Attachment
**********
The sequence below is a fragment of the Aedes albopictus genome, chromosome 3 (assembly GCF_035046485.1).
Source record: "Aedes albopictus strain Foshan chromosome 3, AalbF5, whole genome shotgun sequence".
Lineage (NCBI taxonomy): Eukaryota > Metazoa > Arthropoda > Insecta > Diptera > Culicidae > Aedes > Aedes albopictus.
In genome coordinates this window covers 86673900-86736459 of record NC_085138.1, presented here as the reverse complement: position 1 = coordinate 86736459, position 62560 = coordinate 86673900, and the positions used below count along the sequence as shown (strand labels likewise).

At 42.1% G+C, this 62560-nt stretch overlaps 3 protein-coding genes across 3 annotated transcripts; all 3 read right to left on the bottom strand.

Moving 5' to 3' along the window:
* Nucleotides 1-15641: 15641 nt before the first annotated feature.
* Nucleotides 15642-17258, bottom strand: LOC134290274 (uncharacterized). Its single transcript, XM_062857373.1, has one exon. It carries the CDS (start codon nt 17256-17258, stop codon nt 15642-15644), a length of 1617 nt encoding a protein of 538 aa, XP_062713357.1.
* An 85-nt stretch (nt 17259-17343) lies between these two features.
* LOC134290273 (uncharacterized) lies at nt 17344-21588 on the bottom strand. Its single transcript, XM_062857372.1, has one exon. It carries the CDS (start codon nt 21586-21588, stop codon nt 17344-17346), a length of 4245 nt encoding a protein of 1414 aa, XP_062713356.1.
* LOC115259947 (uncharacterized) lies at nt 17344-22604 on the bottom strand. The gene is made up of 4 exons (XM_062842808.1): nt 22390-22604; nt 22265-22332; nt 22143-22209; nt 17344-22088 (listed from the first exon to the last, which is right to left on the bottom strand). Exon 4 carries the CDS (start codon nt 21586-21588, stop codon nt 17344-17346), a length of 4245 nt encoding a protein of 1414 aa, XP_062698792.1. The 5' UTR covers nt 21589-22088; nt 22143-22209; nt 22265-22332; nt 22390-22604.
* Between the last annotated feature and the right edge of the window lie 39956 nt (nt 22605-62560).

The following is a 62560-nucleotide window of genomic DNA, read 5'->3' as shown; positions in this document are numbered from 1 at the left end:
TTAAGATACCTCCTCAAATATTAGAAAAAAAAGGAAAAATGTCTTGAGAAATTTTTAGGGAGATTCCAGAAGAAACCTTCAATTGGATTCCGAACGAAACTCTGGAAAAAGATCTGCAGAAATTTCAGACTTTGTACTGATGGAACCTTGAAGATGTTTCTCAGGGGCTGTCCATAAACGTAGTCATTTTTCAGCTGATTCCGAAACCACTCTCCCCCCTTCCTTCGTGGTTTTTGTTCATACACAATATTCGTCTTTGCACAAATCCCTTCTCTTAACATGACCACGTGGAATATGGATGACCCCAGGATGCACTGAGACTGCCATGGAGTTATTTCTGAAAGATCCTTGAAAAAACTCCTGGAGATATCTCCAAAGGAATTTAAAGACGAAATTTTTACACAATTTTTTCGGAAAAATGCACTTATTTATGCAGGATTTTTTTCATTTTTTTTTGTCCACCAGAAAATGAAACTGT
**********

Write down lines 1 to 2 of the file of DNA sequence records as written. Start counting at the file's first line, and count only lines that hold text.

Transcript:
The sequence below is a fragment of the Aedes albopictus genome, chromosome 3 (assembly GCF_035046485.1).
Source record: "Aedes albopictus strain Foshan chromosome 3, AalbF5, whole genome shotgun sequence".